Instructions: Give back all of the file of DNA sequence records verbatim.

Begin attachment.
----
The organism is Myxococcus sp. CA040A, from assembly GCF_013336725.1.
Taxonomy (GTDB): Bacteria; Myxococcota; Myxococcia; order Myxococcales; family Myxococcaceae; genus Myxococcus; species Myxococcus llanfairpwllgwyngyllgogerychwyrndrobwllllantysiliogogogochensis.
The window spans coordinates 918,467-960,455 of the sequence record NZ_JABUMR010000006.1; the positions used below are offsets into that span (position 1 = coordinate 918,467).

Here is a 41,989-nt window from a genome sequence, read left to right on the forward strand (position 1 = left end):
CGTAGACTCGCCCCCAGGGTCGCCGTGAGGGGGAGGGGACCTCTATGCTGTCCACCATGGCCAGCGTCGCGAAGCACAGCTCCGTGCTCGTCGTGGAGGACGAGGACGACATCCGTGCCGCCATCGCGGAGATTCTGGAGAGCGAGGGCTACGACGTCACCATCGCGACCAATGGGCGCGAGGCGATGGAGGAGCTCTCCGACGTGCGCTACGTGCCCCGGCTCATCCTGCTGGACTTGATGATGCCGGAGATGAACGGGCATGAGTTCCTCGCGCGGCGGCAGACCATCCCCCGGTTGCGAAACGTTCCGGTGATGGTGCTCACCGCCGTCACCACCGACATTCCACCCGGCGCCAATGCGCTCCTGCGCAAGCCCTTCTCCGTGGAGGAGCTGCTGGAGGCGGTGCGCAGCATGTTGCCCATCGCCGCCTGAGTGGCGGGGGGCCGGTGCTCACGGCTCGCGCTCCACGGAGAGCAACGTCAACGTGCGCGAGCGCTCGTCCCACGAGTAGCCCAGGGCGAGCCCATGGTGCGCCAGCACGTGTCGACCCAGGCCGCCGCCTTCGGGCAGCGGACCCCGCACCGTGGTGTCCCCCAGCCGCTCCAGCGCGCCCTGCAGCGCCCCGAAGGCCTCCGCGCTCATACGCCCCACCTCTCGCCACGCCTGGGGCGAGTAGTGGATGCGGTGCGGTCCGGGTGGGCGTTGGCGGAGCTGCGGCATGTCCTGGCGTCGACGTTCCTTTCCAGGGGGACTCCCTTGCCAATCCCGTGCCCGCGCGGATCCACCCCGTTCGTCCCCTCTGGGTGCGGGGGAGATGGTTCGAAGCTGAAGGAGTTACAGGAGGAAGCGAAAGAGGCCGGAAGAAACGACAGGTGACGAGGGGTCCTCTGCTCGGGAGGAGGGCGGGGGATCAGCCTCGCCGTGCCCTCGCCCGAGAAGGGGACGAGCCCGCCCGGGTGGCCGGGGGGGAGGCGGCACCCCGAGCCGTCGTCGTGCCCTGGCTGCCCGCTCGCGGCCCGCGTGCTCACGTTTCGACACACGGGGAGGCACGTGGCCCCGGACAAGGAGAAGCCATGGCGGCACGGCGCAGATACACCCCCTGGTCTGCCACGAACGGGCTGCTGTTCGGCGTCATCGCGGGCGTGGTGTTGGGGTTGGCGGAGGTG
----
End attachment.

The organism is Myxococcus sp. CA040A, from assembly GCF_013336725.1.
Taxonomy (GTDB): Bacteria; Myxococcota; Myxococcia; order Myxococcales; family Myxococcaceae; genus Myxococcus; species Myxococcus llanfairpwllgwyngyllgogerychwyrndrobwllllantysiliogogogochensis.
The window spans coordinates 918,467-960,455 of the sequence record NZ_JABUMR010000006.1; the positions used below are offsets into that span (position 1 = coordinate 918,467).

Here is a 41,989-nt window from a genome sequence, read left to right on the forward strand (position 1 = left end):
CGTAGACTCGCCCCCAGGGTCGCCGTGAGGGGGAGGGGACCTCTATGCTGTCCACCATGGCCAGCGTCGCGAAGCACAGCTCCGTGCTCGTCGTGGAGGACGAGGACGACATCCGTGCCGCCATCGCGGAGATTCTGGAGAGCGAGGGCTACGACGTCACCATCGCGACCAATGGGCGCGAGGCGATGGAGGAGCTCTCCGACGTGCGCTACGTGCCCCGGCTCATCCTGCTGGACTTGATGATGCCGGAGATGAACGGGCATGAGTTCCTCGCGCGGCGGCAGACCATCCCCCGGTTGCGAAACGTTCCGGTGATGGTGCTCACCGCCGTCACCACCGACATTCCACCCGGCGCCAATGCGCTCCTGCGCAAGCCCTTCTCCGTGGAGGAGCTGCTGGAGGCGGTGCGCAGCATGTTGCCCATCGCCGCCTGAGTGGCGGGGGGCCGGTGCTCACGGCTCGCGCTCCACGGAGAGCAACGTCAACGTGCGCGAGCGCTCGTCCCACGAGTAGCCCAGGGCGAGCCCATGGTGCGCCAGCACGTGTCGACCCAGGCCGCCGCCTTCGGGCAGCGGACCCCGCACCGTGGTGTCCCCCAGCCGCTCCAGCGCGCCCTGCAGCGCCCCGAAGGCCTCCGCGCTCATACGCCCCACCTCTCGCCACGCCTGGGGCGAGTAGTGGATGCGGTGCGGTCCGGGTGGGCGTTGGCGGAGCTGCGGCATGTCCTGGCGTCGACGTTCCTTTCCAGGGGGACTCCCTTGCCAATCCCGTGCCCGCGCGGATCCACCCCGTTCGTCCCCTCTGGGTGCGGGGGAGATGGTTCGAAGCTGAAGGAGTTACAGGAGGAAGCGAAAGAGGCCGGAAGAAACGACAGGTGACGAGGGGTCCTCTGCTCGGGAGGAGGGCGGGGGATCAGCCTCGCCGTGCCCTCGCCCGAGAAGGGGACGAGCCCGCCCGGGTGGCCGGGGGGGAGGCGGCACCCCGAGCCGTCGTCGTGCCCTGGCTGCCCGCTCGCGGCCCGCGTGCTCACGTTTCGACACACGGGGAGGCACGTGGCCCCGGACAAGGAGAAGCCATGGCGGCACGGCGCAGATACACCCCCTGGTCTGCCACGAACGGGCTGCTGTTCGGCGTCATCGCGGGCGTGGTGTTGGGGTTGGCGGAGGTG